Peacemakers and Peacekeepers have common goalsBefore we explore the differences between these two attitudes, we will look at the similarities between them. As Romans 12:18 states, it is a goal to live at peace with the people around us, and both these attitudes further that cause immensely. Many people live without caring about creating or maintaining peace at all. We can honor the peacekeeper while striving to transcend that mindset as peacemakers on the earth.
If you’re like me, you’ve often wondered why the Church places an importance on “standing with Israel.” You’ve probably even seen some believers seeming a little bit flakey in how they act, out of love for Israel and the Jewish culture. Rather than just showing allegiance to Israel without knowing why, it’s important to get God’s heart for Israel and to understand her Biblical importance, even to you and me as individuals.
The entire storyline of the Bible (Old Testament and New) is about Israel and the Jewish people. Does it “ruffle” your theological feathers that salvation first came for the Jews (Rom. 1:16, 11:11)? Thank God the Gentile Church has been included in the plans that God has for Israel, as well (Rom. 11:17).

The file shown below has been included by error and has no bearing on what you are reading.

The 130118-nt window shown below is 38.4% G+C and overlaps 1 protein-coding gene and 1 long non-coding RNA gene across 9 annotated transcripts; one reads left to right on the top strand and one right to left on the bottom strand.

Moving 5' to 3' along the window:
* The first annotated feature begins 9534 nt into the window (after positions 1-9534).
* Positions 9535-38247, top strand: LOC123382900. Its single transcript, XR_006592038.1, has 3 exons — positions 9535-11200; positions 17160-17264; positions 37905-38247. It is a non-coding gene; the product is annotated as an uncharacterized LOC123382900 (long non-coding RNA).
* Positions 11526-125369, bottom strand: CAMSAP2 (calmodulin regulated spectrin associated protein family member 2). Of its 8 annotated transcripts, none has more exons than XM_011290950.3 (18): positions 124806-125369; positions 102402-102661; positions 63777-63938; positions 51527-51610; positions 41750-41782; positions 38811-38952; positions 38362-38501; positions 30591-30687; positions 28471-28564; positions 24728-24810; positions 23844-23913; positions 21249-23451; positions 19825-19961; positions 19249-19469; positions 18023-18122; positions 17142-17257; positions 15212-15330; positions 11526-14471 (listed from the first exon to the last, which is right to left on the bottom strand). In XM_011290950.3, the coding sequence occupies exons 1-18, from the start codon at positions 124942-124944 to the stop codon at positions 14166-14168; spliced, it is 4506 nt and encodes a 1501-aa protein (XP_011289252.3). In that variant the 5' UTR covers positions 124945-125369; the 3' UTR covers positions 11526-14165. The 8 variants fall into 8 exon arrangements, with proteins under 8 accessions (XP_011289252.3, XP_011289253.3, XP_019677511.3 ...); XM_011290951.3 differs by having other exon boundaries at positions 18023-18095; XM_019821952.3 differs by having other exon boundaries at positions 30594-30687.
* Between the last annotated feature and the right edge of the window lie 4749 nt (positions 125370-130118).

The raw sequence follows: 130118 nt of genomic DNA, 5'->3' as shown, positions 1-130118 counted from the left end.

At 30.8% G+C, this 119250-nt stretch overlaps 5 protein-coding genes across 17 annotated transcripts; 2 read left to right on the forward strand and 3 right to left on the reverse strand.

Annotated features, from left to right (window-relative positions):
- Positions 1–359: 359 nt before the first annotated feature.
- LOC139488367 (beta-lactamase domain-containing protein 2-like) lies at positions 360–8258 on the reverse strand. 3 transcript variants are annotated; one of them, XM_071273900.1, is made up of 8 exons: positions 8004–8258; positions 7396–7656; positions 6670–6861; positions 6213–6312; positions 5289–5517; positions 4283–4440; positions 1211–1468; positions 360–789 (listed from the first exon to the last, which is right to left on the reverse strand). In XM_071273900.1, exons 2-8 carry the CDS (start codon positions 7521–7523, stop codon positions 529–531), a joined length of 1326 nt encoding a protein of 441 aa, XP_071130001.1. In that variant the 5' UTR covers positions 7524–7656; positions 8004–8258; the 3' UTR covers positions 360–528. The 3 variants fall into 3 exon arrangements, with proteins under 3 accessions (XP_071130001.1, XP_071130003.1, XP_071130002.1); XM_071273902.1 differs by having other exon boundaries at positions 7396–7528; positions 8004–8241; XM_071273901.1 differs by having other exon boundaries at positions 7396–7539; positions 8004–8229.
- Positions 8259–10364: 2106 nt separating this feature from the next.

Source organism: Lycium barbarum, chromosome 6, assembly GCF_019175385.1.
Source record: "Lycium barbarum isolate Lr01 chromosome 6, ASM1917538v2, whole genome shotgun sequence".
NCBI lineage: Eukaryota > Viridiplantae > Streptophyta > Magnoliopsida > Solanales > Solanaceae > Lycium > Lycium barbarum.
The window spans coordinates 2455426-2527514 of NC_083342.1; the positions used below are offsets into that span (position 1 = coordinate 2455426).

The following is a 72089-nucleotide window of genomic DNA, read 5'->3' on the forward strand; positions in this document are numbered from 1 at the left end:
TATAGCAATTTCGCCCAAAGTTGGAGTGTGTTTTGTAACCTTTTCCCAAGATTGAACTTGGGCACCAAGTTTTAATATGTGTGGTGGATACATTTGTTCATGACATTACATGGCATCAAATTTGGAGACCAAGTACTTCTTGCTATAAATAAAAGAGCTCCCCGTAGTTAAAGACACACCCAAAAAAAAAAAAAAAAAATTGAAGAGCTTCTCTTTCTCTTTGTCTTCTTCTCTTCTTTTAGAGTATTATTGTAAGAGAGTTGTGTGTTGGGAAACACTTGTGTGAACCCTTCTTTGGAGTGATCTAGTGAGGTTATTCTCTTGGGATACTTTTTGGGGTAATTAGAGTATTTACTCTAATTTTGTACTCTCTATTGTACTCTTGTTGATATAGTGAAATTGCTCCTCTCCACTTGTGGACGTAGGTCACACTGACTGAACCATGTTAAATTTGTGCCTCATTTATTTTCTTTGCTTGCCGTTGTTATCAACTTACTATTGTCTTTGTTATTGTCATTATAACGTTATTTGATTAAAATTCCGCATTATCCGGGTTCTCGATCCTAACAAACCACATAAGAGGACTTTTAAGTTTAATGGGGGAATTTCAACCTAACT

Agreeing with God’s sovereign decision
Israel would be His people
To really understand why Israel is important we must go back to the beginning. In the Garden God made man and told him that He could eat anything but the fruit from the tree of the knowledge of good and evil. After their disobedience and fall, God made a way for them to be reconciled to Himself. God knew that the only way that man could be reconciled to Himself would be for Him to do it Himself. No man was able to do it, so it must be God.
Through Israel’s Seed He would raise up Someone who would crush the Enemy’s head (Satan). He sovereignly chose that the Seed would come from the house of Abraham (Genesis 3:15). Fast forward to God’s promise to Abraham: “I will bless those who bless you, and I will curse him who curses you; and in you all the families of the earth will be blessed.” (Genesis 12:3). Then God said, “Lift your eyes now and look… For all the land which you see I give to you and your descendants forever” (Genesis 14:14-15).
A lot of people treat their time in the Word as an item on their to–do list that needs to be checked off. “I gotta get to the next chapter so I can be caught up on my Bible reading plan,” some might hurriedly mutter to themselves. What causes us to be preoccupied with simply finishing our Bible Reading Plan, and how can we better approach the subject of reading the Word?
Jesus warned the Jews in His day, “You search the Scriptures, for in them you think you have eternal life; and these are they which testify of Me.” (Jn. 5:39) The Word is what displays God’s character and nature so that we are driven to talking with, and encountering God.